After a meeting of the French defense committee on Wednesday, Paris announced that the deliveries would not yet take place given the current unrest in eastern Ukraine.
"The President of the Republic declared that - despite the prospect of a ceasefire which still remains to be confirmed and implemented - to date, the conditions for France to deliver the first warship are not in place," a statement from the office of French President Francois Hollande read.
The deal, originally struck in 2011, is worth some 1.2 billion euros ($1.6 billion).
Given France's slow economic growth and growing unemployment, putting such a large chunk of change at risk by suspending delivery was likely not a decision taken lightly in Paris. It also comes following a recent reshuffle of Hollande's cabinet.
The first of two Mistral advanced helicopter assault ships was scheduled for delivery next month, and some Russian troops have already been training on the ship – called the Vladivostok – in western France. The second ship was to be delivered next year.
"Although of course it is unpleasant and adds to certain tensions in relations with our French partners, the canceling of the contracts will not be a tragedy for our modernization [of the army]," Deputy Defense Minister Yuri Borisov was quoted as saying by the Itar-Tass news agency on Wednesday.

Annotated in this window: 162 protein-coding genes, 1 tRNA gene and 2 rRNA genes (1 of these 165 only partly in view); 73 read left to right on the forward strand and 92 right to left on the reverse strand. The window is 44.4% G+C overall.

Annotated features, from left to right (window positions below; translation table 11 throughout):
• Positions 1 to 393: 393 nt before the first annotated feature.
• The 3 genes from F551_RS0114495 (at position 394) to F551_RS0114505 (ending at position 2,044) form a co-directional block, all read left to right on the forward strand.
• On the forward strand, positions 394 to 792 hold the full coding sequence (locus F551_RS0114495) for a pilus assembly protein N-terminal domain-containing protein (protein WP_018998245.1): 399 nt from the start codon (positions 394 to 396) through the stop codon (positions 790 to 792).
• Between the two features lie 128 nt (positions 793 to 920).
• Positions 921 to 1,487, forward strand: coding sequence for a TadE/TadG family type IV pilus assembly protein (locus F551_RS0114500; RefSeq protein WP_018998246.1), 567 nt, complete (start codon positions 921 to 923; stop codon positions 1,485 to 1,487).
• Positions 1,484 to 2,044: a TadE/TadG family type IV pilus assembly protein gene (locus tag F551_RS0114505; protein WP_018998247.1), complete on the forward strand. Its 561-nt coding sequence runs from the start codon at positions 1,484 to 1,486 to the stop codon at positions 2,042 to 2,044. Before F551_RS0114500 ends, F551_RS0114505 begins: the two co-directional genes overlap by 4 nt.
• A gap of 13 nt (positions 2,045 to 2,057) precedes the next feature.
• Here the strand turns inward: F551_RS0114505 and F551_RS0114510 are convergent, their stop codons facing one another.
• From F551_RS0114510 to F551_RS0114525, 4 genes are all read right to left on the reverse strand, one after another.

France had drawn international criticism for the deal with Moscow given Russia's stance on the crisis in eastern Ukraine. The suspension was announced on the eve of NATO's annual summit in Wales.
At the beginning of August, Germany withdrew government approval for completing the export of a military exercise field simulator to Russia. Berlin had already put the deal on hold after Russia annexed Ukraine's Crimea earlier in the year. That deal, which was almost completed when suspended, was worth around 100 million euros.
mz/dr (AP, AFP, Reuters)